I also told Bob that Cato could become much more effective in translating esoteric concepts into concrete deliverables to move the public policy debate at this critical juncture in our nation’s history. I said Cato should be supportive of other organizations that are advocating public policies consistent with a free society. As an example, I mentioned a group with which I am involved – Americans for Prosperity. I believe AFP has done a good job of turning concepts into concrete deliverables, but it is just one example of such an organization. I never asserted that Cato should be directed by, or at the whim of, any other organization, or that they should aspire to advocate the way AFP does.
Neither Charles nor I ever said we wanted Cato to be partisan or affiliated with any political party. This is a complete misrepresentation. In explaining how certain organizations are more effective at actually affecting policy, I did state that the Republican Party, however flawed, represented the best chance of stopping the current rush to socialism. This in no way implied that Cato should be partisan or part of an effort to elect Republicans. My comments were taken completely out of context. Charles, too, has stressed in his conversations with Bob that he would not want Cato to align with any political party, even going so far as to offer a resolution in 1980 that Cato not be affiliated with any political party.
Describing us and certain board members as partisan Republicans is very misleading. In fact, we are continually criticized by Republicans for only supporting free-market candidates. Ironically, just within the past few weeks, Ed has asked an outstanding individual, who is a self-admitted partisan Republican, to join the board. This person, who actively partners with us on many initiatives, has often disagreed with us on projects because we would not offer blanket support to Republican candidates or the Republican Party.
As a shareholder, director, member of the executive committee and a significant donor to Cato, I feel passionately about Cato and I do not intend to be silent if I believe Cato can and should change to better accomplish its mission. Indeed, if I remained silent, I would not be fulfilling my fiduciary duties to Cato.
Whatever my criticisms, I want to stress that I have never said Cato should work exclusively with Koch-allied groups. Bob knows this is true. Indeed, when Rich Fink and Charles also spoke with Bob, they both made it very clear that we are not proposing that Cato cooperate with only one group, or only Koch-affiliated groups or groups affiliated with one political party. The point we collectively and clearly made to Bob is that Cato should be reaching out to many potential allies in order to most effectively advance a free society. We all stressed that we were committed to Cato being independent and becoming the most effective libertarian organization. Bob has chosen to take certain statements out of context that fit his story line and ignore all the rest, something that scientific literature refers to as “confirmation bias.”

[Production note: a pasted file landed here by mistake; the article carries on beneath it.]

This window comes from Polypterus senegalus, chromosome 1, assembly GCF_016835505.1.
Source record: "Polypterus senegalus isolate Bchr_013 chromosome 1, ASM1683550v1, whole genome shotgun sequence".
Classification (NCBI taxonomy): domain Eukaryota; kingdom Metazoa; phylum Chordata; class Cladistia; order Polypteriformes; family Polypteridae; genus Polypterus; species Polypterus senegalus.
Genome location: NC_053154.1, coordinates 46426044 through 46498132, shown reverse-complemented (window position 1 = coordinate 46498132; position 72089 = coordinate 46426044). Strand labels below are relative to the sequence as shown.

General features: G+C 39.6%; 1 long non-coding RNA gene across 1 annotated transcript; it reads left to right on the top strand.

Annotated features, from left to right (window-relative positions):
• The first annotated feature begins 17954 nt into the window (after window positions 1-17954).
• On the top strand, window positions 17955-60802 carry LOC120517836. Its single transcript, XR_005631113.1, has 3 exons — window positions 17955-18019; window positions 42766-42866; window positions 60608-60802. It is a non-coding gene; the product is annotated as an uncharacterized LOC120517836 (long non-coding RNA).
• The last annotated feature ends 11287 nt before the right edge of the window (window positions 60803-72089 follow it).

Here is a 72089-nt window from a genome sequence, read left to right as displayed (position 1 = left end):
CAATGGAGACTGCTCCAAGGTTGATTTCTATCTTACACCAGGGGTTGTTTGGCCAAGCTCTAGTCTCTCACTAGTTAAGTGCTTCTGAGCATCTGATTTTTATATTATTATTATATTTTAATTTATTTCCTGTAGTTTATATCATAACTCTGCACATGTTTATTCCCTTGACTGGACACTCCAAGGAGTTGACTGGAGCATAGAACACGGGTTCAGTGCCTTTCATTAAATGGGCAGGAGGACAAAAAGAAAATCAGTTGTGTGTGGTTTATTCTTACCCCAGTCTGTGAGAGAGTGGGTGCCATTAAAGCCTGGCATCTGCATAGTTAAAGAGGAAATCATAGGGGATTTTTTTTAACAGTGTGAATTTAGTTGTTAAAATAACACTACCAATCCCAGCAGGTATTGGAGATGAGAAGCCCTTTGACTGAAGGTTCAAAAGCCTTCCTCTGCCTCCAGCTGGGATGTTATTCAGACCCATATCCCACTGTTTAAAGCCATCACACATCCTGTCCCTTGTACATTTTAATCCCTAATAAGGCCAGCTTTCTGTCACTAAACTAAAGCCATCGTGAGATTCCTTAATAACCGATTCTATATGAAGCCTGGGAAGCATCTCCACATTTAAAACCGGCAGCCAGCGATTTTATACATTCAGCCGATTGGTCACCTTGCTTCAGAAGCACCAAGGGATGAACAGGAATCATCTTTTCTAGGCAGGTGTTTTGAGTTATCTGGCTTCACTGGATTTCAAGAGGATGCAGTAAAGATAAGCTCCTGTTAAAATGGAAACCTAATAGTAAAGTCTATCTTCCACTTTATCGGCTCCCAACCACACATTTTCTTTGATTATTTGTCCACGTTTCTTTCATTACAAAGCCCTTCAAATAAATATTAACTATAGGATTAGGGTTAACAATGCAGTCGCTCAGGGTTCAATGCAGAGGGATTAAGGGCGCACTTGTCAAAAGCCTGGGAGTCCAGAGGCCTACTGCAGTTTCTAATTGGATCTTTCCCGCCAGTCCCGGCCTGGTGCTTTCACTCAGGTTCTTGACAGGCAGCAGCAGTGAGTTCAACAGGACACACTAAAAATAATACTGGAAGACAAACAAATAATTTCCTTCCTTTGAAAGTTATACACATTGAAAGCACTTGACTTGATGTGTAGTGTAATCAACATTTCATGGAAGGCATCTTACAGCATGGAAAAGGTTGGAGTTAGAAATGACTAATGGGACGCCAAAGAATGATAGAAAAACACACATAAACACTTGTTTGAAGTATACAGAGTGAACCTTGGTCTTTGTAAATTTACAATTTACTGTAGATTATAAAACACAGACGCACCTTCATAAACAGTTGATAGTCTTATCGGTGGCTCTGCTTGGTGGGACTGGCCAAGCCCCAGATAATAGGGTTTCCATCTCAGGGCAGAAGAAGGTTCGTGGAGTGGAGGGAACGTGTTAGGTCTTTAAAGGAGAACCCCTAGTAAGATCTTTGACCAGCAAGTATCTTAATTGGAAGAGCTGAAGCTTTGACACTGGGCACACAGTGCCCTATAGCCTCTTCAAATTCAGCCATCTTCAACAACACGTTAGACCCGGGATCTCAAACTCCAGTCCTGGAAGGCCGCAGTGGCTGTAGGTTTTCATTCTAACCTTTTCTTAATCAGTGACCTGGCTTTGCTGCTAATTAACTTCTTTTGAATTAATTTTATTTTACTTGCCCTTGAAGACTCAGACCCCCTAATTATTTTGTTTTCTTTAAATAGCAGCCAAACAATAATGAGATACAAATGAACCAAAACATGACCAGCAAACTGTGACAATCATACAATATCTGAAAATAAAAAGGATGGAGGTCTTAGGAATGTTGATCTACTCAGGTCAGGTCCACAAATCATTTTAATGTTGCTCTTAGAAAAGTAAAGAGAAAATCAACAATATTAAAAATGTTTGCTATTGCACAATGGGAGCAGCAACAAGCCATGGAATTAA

Charles and I have consistently and repeatedly stated that we are committed to Cato’s mission as a principled and non-partisan organization that can advance the ideas that enable all people to prosper by promoting individual liberty, limited government, free markets, and peace. If our word and our 37-year track record of support of this non-partisan organization are not sufficient to convince Bob of our intent, we do not know what will.
Cato needs to not only talk about the principles of a free society, it must practice them. Cato must have sound management and a board independent of management. A key aspect of sound management is incorporating a system to ensure that all programs are effective and continuously improved. If and when such an independent and effective board is in place, we are quite willing to work to convert Cato to a board-controlled structure.
Our hope is that the commitment to advancing a free society will become Cato’s overriding agenda and that its current issues can be resolved. We will not sit idly by while management takes Cato down a path that will ultimately lead to its failure.
Koch Companies Public Sector, LLC
Melissa Cohlmia, 316-828-3756
Director, Corporate Communication